rating’. This is only a terminological and not a methodological change. For the purposes of this report the convention is
to use ‘TV rating’ or ‘GRP’. (See also 3.40 GRP)

3.83.1 Definition of TV Rating
A TV rating is the proportion of viewers, averaged across some time period [a commercial spot or break, a ¼ hour or a
programme] and percentaged on the total number of individual panel members in the relevant group [e.g. ‘all adults’ or
‘females’].

Ratings are calculated by summing the products of numbers of viewers and relevant times spent viewing [within the
period concerned] and dividing by the product of the total number of potential viewers and the duration of the period
concerned. A TV rating is thus, in effect, a time-weighted average of audience size, indicated by an index which varies
between 0 and 100 (the ‘TV rating’).

However, because visitors to panel households are included, a maximum rating greater than 100 is theoretically possible
as visitors are not included in the base, but are included in the TV ratings. Visitors to metered households compensate in
part for panel members who view in non-metered households. Informant numbers and universe sizes in the printed
reports exclude visitors.

The above explanation is summed up in the following formula, which is used to calculate a rating.




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A practical example of this calculation is detailed below.

                       30 second spot with 4 viewers:

   Viewer Number         Time Viewed (secs)        Duration of Event (Secs)
         1                      20                            30
         2                       0                            30
         3                      30                            30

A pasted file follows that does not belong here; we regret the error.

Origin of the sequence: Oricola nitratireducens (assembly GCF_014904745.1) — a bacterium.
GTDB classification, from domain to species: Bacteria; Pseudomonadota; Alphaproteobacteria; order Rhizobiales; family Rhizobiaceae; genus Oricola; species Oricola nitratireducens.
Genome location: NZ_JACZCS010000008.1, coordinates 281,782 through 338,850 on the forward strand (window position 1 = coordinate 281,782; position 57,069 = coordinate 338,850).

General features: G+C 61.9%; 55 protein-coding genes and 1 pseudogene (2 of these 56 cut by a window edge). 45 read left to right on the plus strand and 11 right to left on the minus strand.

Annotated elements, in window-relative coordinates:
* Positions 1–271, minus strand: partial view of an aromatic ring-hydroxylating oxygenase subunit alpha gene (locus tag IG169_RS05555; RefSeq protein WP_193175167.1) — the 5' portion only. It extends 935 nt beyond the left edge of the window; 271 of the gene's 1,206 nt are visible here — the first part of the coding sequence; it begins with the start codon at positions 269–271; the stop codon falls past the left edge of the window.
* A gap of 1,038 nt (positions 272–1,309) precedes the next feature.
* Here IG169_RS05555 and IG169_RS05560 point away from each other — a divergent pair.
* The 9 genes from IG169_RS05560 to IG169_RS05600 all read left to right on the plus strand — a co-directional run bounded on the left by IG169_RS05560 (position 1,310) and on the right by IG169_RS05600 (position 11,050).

4                      10                            30
         _______                 ________                    ________

                                  60                         120



3.83.2 Persistence
Persistence is used both here and internationally, to suppress ‘noise’ in the data without dispensing with good viewing
data.

Both the Mitron Eurometer and the AGBNMR TVM5 meter have been set up here to use persistence in an identical
manner:
     when a person logs in for less than 15 seconds, that viewing is discarded,
     when a person changes TV channel for less than 15 seconds, that viewing is allocated to the       TV     channel
        viewed immediately prior to the change [this is known as the “persistence” setting, expressed in seconds],
     when a person changes a TV channel for a period longer than 15 seconds, the viewing is allocated to the new
        TV channel as from the time of the change. The change is only made after he / she has viewed for 15 seconds,
        but back-dated to where he / she was first found at the new TV channel

Whilst the PeopleMeters continuously scan the status of TV sets and individuals in time intervals of less than a second, it
ignores any viewing session of less than 15 seconds.

The purpose of this filter is to eliminate momentary viewing that lacks ‘persistence’. The advantage of this international
convention is to strip ‘noise’ out of the data.

At present, all ratings refer to real time, off-air viewing only. Viewing of VCR pre-recorded tapes or ‘tuning through the
VCR’ is not captured for inclusion in the published ratings.

Those panel households having a Multichoice “DualView” decoder have their viewing on both decoder channels fully
recorded on the panel.

3.83.3 Measurement of the PVR
At this time there are no Multichoice PVR’s on the panel, as Service Information [SI] protocols from the contractor have